Georgia, like all other states, has its own body of law that the courts follow when awarding child custody. The Georgia courts’ primary concern in deciding child custody is “what is in the best interests of the child”. Almost every fact and argument made in court must be focused on what is the best interest of the child. See O.C.G.A. 19-9-3.

Under Georgia law, both parents are equal when it comes to child custody arrangements. The court may award joint custody or sole custody. When it comes to child custody laws, Georgia awards two types of custody: legal custody and physical custody. See O.C.G.A. 19-9-6.

Legal custody is the right to make major decisions regarding the child. With joint legal custody, both parents have equal rights and responsibilities to make major decisions concerning the child. However, if is our belief that one parent should have final decision-making rights for each of the four (4) major legal custody areas:

  • Medical
  • Educational
  • Extracurricular
  • Religious Decisions

The parents can split these final decision-making rights. For example, the Father may have the tie breaker for Medical and Extracurricular and the Mother may have tie breaker for Educational and Religious Decisions.

Physical custody refers to which parent the child lives with. With joint physical custody, both parents share substantially equal time and contact with the child. In awarding joint custody, the court may order joint legal custody, joint physical custody, or both. A common misconception regarding Georgia child custody law is that there is a provision in the law for “primary physical custody”. However, in a practical sense, the parent that has more than fifty percent (50%) parenting time with the child is common said to have primary physical custody of the child(ren).

In Georgia, children who are fourteen (14) years or older often make a custody election about which parent they would prefer to live with. However, it is important to understand, the court can overrule the child’s custody election if the Judge decides that living with the child’s preferred parent is not in the child’s best interests. O.C.G.A. 19-9-3(a)(5). Georgia law also provides for custody elections for children eleven (11) to fourteen (14) years of age. However, the court can choose to ignore the child’s election and go straight to the Judge’s decision on what is in the best interest of the children. See O.C.G.A. 19-9-3(a)(6).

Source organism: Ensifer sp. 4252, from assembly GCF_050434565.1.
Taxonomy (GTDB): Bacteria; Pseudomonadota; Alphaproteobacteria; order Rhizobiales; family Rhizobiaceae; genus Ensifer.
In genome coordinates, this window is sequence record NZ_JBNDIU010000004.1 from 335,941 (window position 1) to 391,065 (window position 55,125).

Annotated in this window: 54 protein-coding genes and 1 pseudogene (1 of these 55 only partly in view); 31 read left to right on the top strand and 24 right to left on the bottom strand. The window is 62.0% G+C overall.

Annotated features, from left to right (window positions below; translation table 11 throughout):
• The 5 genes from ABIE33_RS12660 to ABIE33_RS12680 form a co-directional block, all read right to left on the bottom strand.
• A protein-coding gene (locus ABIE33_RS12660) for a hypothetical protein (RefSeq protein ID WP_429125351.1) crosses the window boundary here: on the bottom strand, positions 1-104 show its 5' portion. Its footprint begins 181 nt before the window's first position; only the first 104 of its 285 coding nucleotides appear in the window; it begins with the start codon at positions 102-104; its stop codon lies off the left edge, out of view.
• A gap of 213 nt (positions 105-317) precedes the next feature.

According to the child custody laws in Georgia, a parenting plan is required for any custody agreement. See O.C.G.A. 19-9-1. The parenting plan should include provisions that respect and acknowledge that:

  • a close and continuing parent-child relationship and continuity in the child’s life is in the child’s best interest;
  • a child’s needs change and grow as the child matures, and that the parents will consider this in order to minimize future modifications;
  • the parent with physical custody will make day-to-day decisions and emergency decisions while the child is residing with that parent;
  • both parents will have access to all of the child’s records and information, including matters concerning education, health, extracurricular, and religious instruction.

Unless parents agree or the judge decides otherwise, a parenting plan will also usually outline:

  • where the child will spend each day of the year. A good parenting plan will contemplate times when a parent may have to be out of town for business and for emergencies.
  • how holidays, birthdays, vacations, school breaks, and other special occasions will be spent. Most parenting plans alternate major holidays and the children’s birthdays. Assuming that the parents live close enough to each other, the children should spend Mother’s day with the mother and Father’s day with the father.
  • transportation arrangements, including how and where the child will be exchanged and how transportation costs will be paid. Travel time, stress on the child(ren) and traffic considerations should be contemplated when making transportation decisions.
    if supervision of the parent’s visitation is needed, and if so, the details of the supervision.
  • how the parents will allocate decision-making authority with regard to the child’s education, health, extracurricular activities, and religious upbringing. If the parties agree the matters should be jointly decided, the parenting plan will outline how to resolve a situation in which the parents disagree. It is wise for one parent to have tie-breaking authority if needed.
  • what, if any, limitations exist while one parent has physical custody in terms of the other parents contacting the child and the other parent’s right to have access to information regarding the child. However, the parenting plan should provide for ample time and ways for the parents to communication with their children. A good parenting plan will contemplate the use of Skype (and similar services), email, telephone (land lines and cell phones), and communication through internet social media.